Will In The World: How Shakespeare Became Shakespeare Paperback – 2 Jun 2005
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Why should we read Stephen Greenblatts Will in the World? There have been innumerable biographies of William Shakespeare, but the greatest of all writers remains the great unknowable. We know about the petty business dealings, the death of his son, his career as a man of the theatre, and (of course) the seemingly contemptuous bequeath to Anne Hathaway of his second best bed. But any biographer is left scratching for much more than that--apart, of course, from adducing what can be read of the man's characters from his work (an enterprise fraught with danger). Shakespeare is not Hamlet, Lear or Benedict--though, of course, he is also, in a real sense, all three.
What makes Greenblatt's account the most valuable in many years (literally so, since famously massive advances were paid for it) is the synthesis of incisive scholarship, immense enthusiasm for the subject and an unparalleled ability to conjure up the Elizabethan world with colour and veracity. If the author's conclusion's about the genius at the centre of his narrative are open to question, Will in the World is none the worse for that--Greenblatt enjoys provoking the reader, and the result is an energetic conjuring of a brilliant man and those around him (Christopher Marlowe and Ben Johnson are evoked with enviable skill, as are such figures as the prototype for Falstaff, Robert Green).
With something of the vigour of the Bards writing, Greenblatt takes us through the bawdy, teeming Bankside district (centuries before it became a tourist destination), and the Machiavellian, dangerous world of the court--in fact, all the splendour and misery of the Elizabethan age--and at the centre of it all, its greatest artist. The Will we meet here may owe much to Greenblatts very personal interpretation, but the portrait is fascinating.--Barry Forshaw --This text refers to an out of print or unavailable edition of this title.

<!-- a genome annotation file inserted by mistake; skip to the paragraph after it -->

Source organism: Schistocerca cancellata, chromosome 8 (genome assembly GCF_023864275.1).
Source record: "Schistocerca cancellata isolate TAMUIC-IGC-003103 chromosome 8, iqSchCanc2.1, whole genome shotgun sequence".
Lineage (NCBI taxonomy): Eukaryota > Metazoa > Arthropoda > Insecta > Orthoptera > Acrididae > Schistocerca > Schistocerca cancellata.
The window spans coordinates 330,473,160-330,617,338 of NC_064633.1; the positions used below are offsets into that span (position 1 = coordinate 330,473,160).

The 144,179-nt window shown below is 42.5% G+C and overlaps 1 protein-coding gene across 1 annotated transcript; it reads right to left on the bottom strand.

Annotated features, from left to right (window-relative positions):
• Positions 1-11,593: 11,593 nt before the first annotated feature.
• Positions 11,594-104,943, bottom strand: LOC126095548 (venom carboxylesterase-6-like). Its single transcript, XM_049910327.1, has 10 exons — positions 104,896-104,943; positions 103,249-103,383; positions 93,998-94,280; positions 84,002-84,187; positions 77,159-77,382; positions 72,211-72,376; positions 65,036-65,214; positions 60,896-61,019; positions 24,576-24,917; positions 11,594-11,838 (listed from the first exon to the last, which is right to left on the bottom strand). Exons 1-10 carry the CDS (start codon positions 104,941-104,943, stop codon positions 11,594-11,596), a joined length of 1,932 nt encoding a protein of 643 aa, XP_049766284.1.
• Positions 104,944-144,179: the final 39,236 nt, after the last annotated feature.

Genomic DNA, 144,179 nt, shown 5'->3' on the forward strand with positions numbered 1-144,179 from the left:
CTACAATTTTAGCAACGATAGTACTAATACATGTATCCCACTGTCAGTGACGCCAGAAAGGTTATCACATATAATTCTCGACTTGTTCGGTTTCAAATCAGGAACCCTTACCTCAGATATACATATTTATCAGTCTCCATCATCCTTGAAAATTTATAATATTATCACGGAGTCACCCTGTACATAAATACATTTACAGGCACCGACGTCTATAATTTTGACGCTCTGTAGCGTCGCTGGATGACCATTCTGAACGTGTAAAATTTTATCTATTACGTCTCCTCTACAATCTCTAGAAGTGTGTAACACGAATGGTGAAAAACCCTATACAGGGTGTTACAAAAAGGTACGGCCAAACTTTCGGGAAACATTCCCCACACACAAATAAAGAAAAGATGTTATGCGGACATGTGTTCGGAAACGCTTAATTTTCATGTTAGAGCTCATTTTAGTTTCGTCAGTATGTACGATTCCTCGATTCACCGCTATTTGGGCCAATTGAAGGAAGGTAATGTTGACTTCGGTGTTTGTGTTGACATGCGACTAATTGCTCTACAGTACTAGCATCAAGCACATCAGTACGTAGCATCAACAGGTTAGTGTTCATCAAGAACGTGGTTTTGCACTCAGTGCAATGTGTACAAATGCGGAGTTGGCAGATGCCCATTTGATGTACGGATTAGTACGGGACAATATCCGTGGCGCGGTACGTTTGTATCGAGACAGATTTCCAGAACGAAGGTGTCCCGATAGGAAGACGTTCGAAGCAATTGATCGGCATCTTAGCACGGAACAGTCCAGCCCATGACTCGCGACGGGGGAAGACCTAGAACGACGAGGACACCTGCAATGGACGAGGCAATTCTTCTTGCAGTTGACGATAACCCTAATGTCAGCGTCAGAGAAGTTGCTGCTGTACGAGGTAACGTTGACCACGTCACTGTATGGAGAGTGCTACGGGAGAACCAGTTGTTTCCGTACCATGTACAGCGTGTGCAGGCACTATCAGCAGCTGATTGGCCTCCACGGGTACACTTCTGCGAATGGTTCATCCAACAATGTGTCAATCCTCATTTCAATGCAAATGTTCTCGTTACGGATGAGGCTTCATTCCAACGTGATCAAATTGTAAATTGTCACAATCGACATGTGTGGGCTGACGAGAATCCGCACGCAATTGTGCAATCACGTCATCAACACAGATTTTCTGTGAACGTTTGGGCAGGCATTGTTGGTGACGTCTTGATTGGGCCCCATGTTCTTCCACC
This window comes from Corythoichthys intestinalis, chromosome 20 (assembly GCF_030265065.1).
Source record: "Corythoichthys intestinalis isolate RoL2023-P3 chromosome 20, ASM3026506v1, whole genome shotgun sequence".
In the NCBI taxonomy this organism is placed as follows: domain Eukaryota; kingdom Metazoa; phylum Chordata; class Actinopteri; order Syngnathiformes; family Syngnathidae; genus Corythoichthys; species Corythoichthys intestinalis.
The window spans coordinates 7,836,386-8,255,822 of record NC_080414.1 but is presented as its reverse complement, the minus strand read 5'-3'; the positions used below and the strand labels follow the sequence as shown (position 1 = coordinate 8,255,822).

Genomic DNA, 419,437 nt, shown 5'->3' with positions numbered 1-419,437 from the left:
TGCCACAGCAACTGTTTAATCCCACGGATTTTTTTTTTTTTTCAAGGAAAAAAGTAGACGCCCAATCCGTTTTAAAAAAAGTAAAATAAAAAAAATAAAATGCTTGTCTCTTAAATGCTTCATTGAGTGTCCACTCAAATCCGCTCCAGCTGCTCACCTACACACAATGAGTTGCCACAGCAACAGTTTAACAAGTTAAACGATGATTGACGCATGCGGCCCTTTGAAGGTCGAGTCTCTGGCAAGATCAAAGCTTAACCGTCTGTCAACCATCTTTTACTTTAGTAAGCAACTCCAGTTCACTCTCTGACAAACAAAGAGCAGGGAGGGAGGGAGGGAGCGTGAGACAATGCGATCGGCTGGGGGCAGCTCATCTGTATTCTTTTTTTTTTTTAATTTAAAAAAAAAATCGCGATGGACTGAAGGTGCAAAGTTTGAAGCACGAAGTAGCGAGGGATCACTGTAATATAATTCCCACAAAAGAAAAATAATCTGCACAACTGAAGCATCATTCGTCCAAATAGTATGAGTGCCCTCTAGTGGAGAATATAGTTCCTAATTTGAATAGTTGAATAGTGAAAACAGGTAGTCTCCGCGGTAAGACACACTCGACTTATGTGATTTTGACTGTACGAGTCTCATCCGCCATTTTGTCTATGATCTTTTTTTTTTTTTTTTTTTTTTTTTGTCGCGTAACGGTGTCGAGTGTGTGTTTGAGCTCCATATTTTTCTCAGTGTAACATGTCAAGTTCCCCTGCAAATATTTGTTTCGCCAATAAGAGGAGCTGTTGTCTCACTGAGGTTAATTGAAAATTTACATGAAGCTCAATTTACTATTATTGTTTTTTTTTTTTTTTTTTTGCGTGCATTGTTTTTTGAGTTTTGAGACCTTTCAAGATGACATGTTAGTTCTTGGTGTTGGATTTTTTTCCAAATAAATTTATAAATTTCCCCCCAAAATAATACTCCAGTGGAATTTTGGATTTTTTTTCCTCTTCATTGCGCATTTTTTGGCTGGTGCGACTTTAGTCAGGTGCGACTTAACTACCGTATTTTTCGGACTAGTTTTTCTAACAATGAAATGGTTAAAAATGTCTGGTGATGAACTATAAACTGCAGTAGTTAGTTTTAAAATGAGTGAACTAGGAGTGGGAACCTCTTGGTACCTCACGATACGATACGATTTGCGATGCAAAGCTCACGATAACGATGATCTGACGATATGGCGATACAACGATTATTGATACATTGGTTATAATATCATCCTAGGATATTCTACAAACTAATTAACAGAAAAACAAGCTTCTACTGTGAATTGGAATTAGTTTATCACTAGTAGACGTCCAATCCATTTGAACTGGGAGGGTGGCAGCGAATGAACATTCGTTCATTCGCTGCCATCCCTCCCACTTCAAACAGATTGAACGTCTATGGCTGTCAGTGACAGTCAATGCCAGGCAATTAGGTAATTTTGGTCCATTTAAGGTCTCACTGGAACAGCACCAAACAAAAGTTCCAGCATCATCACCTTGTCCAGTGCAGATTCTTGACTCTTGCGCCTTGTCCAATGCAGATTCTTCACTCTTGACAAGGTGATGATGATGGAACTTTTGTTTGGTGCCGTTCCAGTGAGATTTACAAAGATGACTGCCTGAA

"A vast shelf of biographies of the Bard exists, but this is the book I would take with me to a desert island" (Jay Parini Guardian)
"A work of wonderful erudition that can be read as an accessible introduction to the social and political milieu from which Shakespeare emerged, and as an elegant guide to the astonishing poems and plays themselves" (New Statesman)
"Both insightful literary criticism and a gripping piece of psychological detective work … Stephen Greenblatt has few equals as a Shakespeare scholar" (Metro)
"A delight, full of new insights and infused with a rich understanding of precisely why Shakespeare’s writing gives us such lasting pleasure … quite superb" (John Simpson Daily Telegraph)
"Thought-provoking … full of unexpected touches … beautifully written" (Andrew Marr Daily Telegraph)